The nation-wide public sector strike by 30 trade unions was a high point in the resistance against budget cuts and general restructuring in the UK (see November 30 – what next?). Since then, the enthusiasm and dynamic of the movement against public sector restructuring has evaporated. No new dates for joint strike action have been announced, there is very little mobilisation on the ground. In order to understand better the reasons behind this development, I suggest to focus on Trotsky’s work on uneven and combined development as well as permanent revolution.
Leon Trotsky introduced the notion of uneven and combined development in his book Results and Prospects (1906), when analysing the particular location of Russia within the conditions of capitalist expansion at the beginning of the 20th century. While Russia was economically ‘backward’ based on a large sector of inefficient agriculture indicating the unevenness of development in relation to advanced Western countries, this was combined with a number of small pockets of highly developed industries, especially in military-related production, that became established as a result of competition from the West. ‘The Russian State, erected on the basis of Russian economic conditions, was being pushed forward by the friendly, and even more by the hostile, pressure of the neighbouring State organisations, which had grown up on a higher economic basis’ (Trotsky 1906/2007: 27). Foreign capital, especially, drove industrialisation in Russia leading to a situation in which a highly centralised and advanced working class in certain sectors and specific geographical locations, especially St. Petersburg and Moscow, confronted a rather weak national bourgeoisie (Trotsky 1929/2007: 196; Trotsky 1932/2008: 8).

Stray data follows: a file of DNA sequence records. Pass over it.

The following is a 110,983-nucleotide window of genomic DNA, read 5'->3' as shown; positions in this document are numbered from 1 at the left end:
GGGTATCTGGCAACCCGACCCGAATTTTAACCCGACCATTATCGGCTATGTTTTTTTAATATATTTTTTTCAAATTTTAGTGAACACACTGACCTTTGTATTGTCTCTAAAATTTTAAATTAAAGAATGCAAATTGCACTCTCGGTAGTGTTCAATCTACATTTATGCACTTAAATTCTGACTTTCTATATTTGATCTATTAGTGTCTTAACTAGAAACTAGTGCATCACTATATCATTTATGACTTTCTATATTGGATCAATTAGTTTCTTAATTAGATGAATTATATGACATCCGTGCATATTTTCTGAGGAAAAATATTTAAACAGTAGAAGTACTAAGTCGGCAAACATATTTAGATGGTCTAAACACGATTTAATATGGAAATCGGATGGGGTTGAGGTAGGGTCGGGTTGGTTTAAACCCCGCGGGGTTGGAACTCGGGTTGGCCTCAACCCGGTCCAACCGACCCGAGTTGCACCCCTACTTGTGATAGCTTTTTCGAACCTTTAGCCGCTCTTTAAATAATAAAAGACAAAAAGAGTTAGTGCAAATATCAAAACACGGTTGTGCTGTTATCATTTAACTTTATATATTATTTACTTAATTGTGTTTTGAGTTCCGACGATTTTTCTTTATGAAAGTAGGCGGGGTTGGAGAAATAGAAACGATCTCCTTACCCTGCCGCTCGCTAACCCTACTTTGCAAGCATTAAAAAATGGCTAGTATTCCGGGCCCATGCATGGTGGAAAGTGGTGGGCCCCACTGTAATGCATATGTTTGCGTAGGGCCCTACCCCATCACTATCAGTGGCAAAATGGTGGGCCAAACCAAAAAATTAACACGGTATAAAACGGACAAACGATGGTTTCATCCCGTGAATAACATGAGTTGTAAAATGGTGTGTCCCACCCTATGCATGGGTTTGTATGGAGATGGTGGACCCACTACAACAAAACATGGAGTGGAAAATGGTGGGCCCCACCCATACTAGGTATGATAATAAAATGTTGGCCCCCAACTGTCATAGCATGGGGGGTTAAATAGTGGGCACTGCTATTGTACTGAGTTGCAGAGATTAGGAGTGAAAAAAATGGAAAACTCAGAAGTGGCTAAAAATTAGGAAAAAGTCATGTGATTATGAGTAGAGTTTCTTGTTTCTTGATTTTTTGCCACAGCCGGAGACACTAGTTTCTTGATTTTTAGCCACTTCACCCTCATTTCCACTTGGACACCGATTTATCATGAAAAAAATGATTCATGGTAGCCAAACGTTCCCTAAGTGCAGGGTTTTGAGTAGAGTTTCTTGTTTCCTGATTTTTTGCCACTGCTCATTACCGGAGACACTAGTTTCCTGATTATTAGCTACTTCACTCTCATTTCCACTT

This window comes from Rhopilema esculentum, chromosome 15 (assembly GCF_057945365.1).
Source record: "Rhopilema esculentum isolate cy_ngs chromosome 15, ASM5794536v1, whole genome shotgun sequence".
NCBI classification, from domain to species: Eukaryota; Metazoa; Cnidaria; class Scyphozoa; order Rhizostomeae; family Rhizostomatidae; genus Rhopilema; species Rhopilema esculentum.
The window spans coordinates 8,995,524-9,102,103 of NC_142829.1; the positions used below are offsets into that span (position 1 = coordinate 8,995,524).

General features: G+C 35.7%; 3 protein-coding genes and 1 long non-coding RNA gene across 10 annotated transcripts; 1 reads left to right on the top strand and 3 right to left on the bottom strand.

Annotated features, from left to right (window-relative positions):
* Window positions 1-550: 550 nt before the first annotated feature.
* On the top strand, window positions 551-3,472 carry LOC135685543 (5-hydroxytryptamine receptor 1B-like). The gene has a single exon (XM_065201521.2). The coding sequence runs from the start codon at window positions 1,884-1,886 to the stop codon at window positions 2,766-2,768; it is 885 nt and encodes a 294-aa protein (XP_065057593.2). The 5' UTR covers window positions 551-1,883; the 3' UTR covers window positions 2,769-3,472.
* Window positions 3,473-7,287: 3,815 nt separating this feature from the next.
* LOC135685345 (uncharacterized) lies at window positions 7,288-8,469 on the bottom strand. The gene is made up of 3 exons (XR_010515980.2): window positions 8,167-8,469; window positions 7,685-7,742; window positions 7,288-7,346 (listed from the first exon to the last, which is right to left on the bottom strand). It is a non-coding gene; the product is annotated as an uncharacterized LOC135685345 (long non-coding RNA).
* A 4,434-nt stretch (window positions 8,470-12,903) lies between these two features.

When Trotsky analysed the way of how Russia had been integrated into the global economy in processes of uneven and combined development, he was not simply interested in an assessment of Russian development. Rather, he wanted to understand in what way the structural preconditions of the Russian situation may facilitate revolutionary upheaval. Indeed, he assessed in what way it actually prepared the ground for a permanent revolution, in which a straight transition from a bourgeois to a socialist revolution was feasible (Trotsky 1929/2007: 253). The element of combined development is crucial in this respect, since it brings together the most advanced social forms with backward social forms, resulting in rather unstable if not explosive overall social formations. As Neil Davidson argues, ‘the archaic and the modern, the settled and disruptive, overlap, fuse and merge in all aspects of the social formations concerned, from the organisation of arms production to the structure of religious observance, in entirely new and unstable ways, generating socially explosive situations …’ (Davidson 2010: 13). Countries in the periphery, therefore, are potentially a more fertile ground for revolutionary uprisings than countries in the core with more coherent social formations. In Russia, it was an advanced military industrial sector with a highly organised working class, confronting an underdeveloped national bourgeoisie, combined with backward feudal social relations in the countryside, which provided the basis for permanent revolution. Today, as Davidson points out, ‘China and other states like India and Brazil where growth has been less dramatic remain both inherently unstable in their internal social relations and expansive in their external search for markets, raw materials and investment opportunities. It is in this inherent instability that the possibilities for permanent revolution lie’ (Davidson 2010: 17-18).